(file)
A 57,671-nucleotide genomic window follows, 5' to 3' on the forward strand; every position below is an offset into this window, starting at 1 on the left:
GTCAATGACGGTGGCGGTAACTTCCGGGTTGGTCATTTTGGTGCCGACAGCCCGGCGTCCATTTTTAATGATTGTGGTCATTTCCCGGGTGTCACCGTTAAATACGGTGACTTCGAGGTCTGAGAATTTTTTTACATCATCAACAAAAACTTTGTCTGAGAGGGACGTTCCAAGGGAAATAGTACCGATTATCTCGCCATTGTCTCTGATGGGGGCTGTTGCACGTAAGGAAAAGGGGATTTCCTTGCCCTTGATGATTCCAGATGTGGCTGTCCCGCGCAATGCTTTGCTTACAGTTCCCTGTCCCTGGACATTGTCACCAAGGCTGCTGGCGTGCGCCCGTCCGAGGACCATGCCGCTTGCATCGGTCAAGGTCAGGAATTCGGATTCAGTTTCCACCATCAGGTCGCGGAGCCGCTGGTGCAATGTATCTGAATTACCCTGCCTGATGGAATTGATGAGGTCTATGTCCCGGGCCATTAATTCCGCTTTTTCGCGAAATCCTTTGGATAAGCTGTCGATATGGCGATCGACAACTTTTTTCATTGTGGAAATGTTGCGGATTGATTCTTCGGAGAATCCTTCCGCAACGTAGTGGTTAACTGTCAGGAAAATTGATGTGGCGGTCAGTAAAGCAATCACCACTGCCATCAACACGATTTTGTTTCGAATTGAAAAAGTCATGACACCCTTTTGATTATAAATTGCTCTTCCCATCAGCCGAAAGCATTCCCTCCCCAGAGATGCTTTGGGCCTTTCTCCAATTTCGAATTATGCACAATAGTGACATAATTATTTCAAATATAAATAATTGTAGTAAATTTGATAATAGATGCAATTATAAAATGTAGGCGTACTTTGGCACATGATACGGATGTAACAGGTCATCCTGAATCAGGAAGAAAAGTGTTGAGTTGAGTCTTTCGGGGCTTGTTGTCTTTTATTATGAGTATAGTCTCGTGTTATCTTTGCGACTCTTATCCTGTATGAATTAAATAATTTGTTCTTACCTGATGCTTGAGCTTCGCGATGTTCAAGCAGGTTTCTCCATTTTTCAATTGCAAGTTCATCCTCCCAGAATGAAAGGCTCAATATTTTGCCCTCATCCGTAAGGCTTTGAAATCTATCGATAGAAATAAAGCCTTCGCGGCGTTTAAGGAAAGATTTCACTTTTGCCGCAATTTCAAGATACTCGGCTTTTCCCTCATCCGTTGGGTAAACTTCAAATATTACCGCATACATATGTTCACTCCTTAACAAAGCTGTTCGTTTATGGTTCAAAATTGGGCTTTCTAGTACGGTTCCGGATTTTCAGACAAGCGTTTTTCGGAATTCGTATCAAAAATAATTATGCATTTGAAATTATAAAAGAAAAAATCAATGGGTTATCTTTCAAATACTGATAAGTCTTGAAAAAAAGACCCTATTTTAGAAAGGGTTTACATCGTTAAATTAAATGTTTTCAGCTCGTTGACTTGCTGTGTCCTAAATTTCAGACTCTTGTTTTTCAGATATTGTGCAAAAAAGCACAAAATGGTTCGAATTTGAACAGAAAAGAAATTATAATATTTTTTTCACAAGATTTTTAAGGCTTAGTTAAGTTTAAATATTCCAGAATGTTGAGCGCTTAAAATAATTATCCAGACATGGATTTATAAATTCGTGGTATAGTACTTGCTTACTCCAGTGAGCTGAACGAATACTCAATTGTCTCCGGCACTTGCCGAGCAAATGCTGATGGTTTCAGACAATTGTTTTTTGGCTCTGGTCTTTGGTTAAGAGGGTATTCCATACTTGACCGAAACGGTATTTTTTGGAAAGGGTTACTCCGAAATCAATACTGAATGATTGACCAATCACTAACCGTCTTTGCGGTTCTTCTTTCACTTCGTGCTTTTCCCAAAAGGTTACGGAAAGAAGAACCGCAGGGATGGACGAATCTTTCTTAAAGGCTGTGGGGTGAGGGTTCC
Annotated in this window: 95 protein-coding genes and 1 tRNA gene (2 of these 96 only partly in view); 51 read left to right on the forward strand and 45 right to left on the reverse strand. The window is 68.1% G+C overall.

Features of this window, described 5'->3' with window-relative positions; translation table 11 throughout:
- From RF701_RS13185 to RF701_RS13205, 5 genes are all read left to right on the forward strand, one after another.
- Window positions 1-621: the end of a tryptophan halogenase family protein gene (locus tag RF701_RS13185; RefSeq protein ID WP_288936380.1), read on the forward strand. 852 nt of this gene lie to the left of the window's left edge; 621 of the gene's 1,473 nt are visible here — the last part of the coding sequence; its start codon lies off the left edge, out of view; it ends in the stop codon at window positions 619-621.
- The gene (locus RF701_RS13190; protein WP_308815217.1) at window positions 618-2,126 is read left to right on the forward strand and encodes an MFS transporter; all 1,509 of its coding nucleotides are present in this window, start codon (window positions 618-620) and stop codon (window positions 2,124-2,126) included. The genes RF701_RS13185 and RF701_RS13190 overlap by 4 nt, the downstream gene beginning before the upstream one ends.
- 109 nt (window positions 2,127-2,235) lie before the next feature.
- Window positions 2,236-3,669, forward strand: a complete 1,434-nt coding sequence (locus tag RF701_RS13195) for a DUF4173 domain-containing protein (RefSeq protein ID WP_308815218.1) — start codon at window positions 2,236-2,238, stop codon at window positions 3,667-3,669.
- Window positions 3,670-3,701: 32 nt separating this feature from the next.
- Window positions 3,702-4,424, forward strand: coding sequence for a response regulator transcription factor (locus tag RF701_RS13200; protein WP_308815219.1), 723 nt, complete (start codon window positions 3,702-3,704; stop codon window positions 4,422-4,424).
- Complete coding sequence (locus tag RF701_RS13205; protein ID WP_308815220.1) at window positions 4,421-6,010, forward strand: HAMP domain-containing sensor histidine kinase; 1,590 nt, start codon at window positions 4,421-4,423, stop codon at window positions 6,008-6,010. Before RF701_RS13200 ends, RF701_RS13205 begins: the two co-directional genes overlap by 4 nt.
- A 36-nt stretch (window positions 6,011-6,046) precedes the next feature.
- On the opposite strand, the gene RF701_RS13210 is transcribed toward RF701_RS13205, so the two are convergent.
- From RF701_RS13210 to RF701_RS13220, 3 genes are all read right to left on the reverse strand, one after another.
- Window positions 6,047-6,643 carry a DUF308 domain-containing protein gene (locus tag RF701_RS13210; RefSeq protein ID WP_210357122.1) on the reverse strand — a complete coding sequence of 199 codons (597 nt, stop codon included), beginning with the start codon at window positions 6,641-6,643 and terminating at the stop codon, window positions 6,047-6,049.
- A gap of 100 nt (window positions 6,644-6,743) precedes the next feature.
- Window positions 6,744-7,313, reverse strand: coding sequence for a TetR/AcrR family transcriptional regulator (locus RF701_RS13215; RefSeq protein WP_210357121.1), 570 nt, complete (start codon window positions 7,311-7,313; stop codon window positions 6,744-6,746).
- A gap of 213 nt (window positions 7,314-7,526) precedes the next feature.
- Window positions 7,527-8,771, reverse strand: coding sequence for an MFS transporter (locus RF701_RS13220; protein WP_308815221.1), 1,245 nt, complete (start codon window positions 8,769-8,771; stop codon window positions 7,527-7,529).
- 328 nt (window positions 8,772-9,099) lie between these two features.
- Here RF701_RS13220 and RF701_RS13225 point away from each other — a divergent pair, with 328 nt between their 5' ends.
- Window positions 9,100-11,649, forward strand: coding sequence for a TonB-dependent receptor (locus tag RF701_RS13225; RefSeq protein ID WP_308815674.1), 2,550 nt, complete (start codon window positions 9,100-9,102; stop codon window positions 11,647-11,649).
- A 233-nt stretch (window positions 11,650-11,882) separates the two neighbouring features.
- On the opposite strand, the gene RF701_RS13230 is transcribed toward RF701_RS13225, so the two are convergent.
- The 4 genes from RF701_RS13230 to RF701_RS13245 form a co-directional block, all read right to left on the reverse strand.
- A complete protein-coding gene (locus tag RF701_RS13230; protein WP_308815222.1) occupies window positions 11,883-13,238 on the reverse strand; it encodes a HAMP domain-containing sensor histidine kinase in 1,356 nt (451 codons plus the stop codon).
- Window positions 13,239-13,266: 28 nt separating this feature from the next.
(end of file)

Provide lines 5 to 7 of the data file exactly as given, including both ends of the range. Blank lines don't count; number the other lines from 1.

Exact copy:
- From RF701_RS13185 to RF701_RS13205, 5 genes are all read left to right on the forward strand, one after another.
- Window positions 1-621: the end of a tryptophan halogenase family protein gene (locus tag RF701_RS13185; RefSeq protein ID WP_288936380.1), read on the forward strand. 852 nt of this gene lie to the left of the window's left edge; 621 of the gene's 1,473 nt are visible here — the last part of the coding sequence; its start codon lies off the left edge, out of view; it ends in the stop codon at window positions 619-621.
- The gene (locus RF701_RS13190; protein WP_308815217.1) at window positions 618-2,126 is read left to right on the forward strand and encodes an MFS transporter; all 1,509 of its coding nucleotides are present in this window, start codon (window positions 618-620) and stop codon (window positions 2,124-2,126) included. The genes RF701_RS13185 and RF701_RS13190 overlap by 4 nt, the downstream gene beginning before the upstream one ends.